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US dominance set to diminish: ex-WTO chief

The world needs to move towards toward a more balanced global financial system where the U.S. economic policy and its currency are not so dominant, Pascal Lamy, the former director-general of the World Trade Organization (WTO), told CNBC on Wednesday.


"I personally believe that long-term it will happen [that] the international monetary system will be more balanced than it is today," Lamy told CNBC Europe's "Squawk Box" on Tuesday.

Lamy's comments come as the political impasse over the U.S. government's borrowing limit and funding continued, with less than 24 hours before a deadline to raise the debt ceiling or risk a debt default.

The failure of Republican and Democrat lawmakers to reach an agreement has not only caused the U.S. government to undergo its first partial shutdown in 17 years, but has also created global market volatility, prompting China to call for a new "world order" and the replacement of the dollar as global reserve currency.

(Read more: Markets trust Washington, but for how long?)

Lamy said he could foresee a world where the U.S. dominance in global financial markets would be diminished and China's currency would have greater global prominence as the country gradually liberalized its trade. Recent examples of China's move towards openness include launching a currency swap deal with the euro zone last week and announcing Tuesday that it will open up its capital markets for British investors.

"The (yuan) renminbi will become convertible – don't ask me when --and there will be a rebalancing of this and the U.S. privilege of printing money will relatively diminish in the future," Lamy said.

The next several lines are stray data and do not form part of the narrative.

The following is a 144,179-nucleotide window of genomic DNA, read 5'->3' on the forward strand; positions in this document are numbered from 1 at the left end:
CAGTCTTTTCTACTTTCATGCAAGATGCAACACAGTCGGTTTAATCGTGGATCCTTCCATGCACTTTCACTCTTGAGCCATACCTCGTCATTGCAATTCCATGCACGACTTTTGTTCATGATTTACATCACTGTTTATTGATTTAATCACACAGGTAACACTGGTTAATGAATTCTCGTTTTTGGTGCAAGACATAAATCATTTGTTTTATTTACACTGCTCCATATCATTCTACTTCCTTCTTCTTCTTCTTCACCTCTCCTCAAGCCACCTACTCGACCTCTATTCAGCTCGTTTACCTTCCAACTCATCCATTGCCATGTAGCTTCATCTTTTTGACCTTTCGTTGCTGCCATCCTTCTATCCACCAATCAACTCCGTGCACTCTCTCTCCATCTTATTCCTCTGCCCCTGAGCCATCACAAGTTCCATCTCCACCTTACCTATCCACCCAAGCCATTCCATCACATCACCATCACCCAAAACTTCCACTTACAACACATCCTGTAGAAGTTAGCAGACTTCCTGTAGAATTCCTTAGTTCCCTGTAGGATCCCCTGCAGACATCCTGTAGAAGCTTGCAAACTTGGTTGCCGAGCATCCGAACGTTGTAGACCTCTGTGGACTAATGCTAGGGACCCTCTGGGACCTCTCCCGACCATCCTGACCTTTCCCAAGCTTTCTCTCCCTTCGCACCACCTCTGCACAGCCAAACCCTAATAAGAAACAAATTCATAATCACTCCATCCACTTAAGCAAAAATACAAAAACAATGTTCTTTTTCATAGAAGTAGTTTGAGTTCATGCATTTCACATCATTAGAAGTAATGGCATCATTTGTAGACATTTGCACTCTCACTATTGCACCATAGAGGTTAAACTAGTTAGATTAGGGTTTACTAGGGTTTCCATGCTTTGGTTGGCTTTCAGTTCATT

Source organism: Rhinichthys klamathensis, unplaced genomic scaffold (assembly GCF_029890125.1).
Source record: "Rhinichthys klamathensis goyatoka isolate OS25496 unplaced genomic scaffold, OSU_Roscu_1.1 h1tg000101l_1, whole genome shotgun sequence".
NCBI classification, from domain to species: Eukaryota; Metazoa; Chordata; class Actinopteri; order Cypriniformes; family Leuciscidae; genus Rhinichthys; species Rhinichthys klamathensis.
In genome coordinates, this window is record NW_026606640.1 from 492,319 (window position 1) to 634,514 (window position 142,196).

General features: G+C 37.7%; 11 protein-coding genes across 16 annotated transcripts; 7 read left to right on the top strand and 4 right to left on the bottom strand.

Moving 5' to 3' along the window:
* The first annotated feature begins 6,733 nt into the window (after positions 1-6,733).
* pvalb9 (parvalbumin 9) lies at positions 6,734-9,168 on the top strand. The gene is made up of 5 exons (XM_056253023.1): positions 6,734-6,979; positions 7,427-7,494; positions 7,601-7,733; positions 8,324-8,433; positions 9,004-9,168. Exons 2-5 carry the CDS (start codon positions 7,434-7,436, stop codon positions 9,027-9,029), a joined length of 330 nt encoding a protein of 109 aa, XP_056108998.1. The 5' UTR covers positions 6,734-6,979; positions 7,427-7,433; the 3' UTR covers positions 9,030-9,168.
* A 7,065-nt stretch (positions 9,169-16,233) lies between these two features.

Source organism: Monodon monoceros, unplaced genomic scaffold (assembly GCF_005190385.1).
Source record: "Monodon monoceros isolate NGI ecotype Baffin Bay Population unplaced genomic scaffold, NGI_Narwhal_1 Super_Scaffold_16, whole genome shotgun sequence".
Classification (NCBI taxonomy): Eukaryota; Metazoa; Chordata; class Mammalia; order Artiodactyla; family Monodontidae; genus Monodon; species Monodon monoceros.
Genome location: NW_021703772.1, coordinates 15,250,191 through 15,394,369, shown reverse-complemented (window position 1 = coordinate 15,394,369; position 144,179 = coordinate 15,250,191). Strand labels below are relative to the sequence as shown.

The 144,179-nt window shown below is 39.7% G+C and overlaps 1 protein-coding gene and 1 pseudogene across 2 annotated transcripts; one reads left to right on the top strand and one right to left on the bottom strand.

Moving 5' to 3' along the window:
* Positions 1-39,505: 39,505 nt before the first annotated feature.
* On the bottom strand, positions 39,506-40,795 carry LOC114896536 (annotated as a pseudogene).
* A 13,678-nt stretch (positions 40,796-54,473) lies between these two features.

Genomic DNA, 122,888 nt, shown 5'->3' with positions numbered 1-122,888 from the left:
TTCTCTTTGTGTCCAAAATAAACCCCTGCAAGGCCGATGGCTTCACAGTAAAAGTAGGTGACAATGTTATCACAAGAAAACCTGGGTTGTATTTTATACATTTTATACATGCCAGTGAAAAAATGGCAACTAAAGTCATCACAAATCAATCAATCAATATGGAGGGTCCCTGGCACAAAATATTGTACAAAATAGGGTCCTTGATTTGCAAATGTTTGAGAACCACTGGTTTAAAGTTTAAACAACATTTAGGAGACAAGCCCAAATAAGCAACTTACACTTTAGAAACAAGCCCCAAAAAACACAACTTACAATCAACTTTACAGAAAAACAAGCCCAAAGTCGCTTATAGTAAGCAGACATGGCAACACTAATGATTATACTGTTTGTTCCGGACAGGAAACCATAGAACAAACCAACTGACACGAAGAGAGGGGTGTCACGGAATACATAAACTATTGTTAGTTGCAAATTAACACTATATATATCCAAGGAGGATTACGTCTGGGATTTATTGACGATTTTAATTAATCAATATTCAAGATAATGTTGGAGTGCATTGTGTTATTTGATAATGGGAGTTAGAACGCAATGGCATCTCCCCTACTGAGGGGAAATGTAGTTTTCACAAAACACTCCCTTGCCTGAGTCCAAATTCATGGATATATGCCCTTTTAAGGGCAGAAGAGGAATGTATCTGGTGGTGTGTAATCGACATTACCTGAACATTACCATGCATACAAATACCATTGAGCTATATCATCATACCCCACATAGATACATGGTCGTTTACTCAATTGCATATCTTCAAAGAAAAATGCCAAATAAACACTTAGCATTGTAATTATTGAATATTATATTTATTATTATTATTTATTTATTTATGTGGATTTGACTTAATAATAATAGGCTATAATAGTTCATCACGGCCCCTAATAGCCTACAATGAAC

"This will lead, probably, to a more stable world economy. It will take time but I think the next big step is the renmimbi becoming convertible through various bilateral agreements. Long-term, I think this is a good thing," he added.

As the deadlock continued this week, an English-language commentary published by China's state run news agency Xinhua said it was "perhaps a good time for the befuddled world to start considering building a de-Americanized world."

The piece noted how the "current wranglings" had "again left many nations' tremendous dollar assets in jeopardy and the international community highly agonized."

China is particularly exposed to those "wranglings" over U.S. economic policy as it has $3.66 trillion in foreign exchange reserves to stop its currency appreciating against the dollar, which would make its exports more expensive. The country is the largest foreign holder of U.S. Treasurys, with $1.3 trillion in holdings, according to the U.S. Treasury Department, and is nervous about any possible debt default.

(Read more: As China's foreign reserves surge, are currency wars back?)

Lamy believed it was highly unlikely that the U.S. would default although there was a "tiny little probability" that it could not fulfill its debt obligations. If it did, it would be "terrible devastation for the rest of the planet," he said.

"The gridlock of short-term politics can damage long-term global issues and that's what we're trying to address," he added.

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